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Neuberger Berman Takes a Victory Lap. Saba Says Not so Fast.

The two firms are battling over the results of a proxy fight at a Neuberger bond fund in which Saba is an activist investor.

Neuberger Berman is claiming a victory in its proxy fight over a closed end credit fund with dissident shareholder Saba Capital Management. But according to Saba founder Boaz Weinstein, whose firm owns a 19.1 percent stake in the fund, the results of the proxy vote aren’t so straightforward. 

Shareholders of its High Yield Strategies Fund voted at an annual meeting on October 3 on three measures Saba proposed: a new slate of directors, termination of Neuberger Berman’s leadership of the fund, and for Neuberger to consider a tender offer, according to an announcement published Tuesday by Neuberger Berman.

Through one of its strategies, Saba invests in closed-end funds that are trading at a discount to net asset value, then pursues measures like tender offers or board nominations to generate value, its website shows. The firm previously employed the strategy with three closed-end funds at Invesco, eventually declaring victory. It remains locked in a proxy fight with several BlackRock closed-end funds. 

Neuberger claimed victory in its announcement, declaring that preliminary results showed its shareholders  “resoundingly rejected” a “closed-end fund raider.”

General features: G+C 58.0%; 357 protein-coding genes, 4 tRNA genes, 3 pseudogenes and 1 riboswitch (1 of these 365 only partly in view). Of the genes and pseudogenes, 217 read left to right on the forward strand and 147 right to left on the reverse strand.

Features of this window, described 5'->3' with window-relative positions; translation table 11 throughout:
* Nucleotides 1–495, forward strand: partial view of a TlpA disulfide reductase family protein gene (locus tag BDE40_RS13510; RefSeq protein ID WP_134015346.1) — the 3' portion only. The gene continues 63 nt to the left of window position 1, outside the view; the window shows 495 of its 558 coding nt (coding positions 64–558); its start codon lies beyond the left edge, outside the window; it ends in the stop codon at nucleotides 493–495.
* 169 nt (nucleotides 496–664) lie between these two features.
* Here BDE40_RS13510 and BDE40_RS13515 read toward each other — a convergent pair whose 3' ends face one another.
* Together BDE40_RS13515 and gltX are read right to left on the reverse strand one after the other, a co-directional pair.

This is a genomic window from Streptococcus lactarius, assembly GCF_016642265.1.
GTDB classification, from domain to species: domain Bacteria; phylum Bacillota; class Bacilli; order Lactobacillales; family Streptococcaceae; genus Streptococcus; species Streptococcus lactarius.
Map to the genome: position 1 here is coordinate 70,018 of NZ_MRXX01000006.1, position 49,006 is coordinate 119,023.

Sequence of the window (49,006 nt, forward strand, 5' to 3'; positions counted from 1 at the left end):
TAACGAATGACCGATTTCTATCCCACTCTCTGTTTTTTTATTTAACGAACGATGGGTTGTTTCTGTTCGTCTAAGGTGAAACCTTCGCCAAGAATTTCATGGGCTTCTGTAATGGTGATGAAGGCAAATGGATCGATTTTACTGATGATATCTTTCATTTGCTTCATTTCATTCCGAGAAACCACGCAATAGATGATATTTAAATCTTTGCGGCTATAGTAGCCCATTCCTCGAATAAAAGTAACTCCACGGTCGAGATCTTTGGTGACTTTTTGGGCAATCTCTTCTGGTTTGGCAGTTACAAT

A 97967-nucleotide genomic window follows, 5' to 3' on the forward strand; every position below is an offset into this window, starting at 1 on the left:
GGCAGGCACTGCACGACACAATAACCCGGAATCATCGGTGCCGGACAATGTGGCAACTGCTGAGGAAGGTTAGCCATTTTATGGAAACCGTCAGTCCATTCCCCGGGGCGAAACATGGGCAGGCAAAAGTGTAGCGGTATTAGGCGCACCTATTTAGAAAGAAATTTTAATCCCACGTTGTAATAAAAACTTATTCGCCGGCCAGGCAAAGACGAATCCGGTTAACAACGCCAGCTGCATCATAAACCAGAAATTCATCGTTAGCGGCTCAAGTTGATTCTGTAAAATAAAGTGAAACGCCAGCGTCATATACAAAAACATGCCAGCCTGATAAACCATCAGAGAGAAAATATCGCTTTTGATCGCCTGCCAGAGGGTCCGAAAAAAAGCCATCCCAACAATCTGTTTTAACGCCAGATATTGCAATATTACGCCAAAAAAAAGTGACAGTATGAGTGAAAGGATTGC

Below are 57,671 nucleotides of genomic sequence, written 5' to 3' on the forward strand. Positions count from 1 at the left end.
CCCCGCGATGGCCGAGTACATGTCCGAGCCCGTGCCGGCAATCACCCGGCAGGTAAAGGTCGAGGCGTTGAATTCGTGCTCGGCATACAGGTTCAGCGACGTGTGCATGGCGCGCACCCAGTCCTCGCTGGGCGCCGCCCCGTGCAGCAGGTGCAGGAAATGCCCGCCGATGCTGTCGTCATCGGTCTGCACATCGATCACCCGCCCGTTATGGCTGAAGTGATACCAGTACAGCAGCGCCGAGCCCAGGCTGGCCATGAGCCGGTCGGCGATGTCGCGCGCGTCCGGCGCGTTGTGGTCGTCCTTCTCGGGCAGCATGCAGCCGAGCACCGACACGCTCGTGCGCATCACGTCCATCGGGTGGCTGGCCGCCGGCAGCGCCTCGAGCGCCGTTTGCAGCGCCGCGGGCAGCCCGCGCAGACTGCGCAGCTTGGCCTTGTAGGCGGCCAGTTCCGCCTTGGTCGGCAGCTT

“The rules were clear and the outcome is clear," said Alexander Samuelson, a spokesperson for Neuberger, in a statement to Institutional Investor. "Stockholders unaffiliated with the raiders voted more than 2 to 1 against Saba. On the two binding proposals, Saba was defeated and long-term interests of stockholders were protected.

In its proxy fight with Neuberger, more shareholders voted in favor of each of Saba’s proposals than voted against them, Saba countered in its own announcement on Tuesday.

However, because Saba lacked a majority of votes on both its slate of directors and its leadership termination proposals, neither will be put into place, Neuberger’s announcement stated. 

The tender offer, however, did receive enough votes — 62 percent of shareholders, announcements from Neuberger and Saba show.  

“If they want to ignore the will of shareholders and not tender, that’s their prerogative,” Weinstein said.  

Saba also took issue with Neuberger’s declaration of victory.  

“In an attempt to mislead the public, Neuberger has declared ‘resounding’ support from shareholders, if you don’t count the shareholders who voted against them,” the firm said in its announcement.  

[II Deep Dive: Boaz Weinstein’s Saba Ramps Up Activist Bets]

According to Neuberger, the fund’s board “will carefully review the final results of the approved non-binding proposal to consider conducting a tender offer.” 

For Weinstein, this isn’t enough.  

“They treated the shareholders like a four-letter word,” Weinstein said. “It's like someone saying ‘if you exclude my opponent's votes, I'll win in a landslide.’” 

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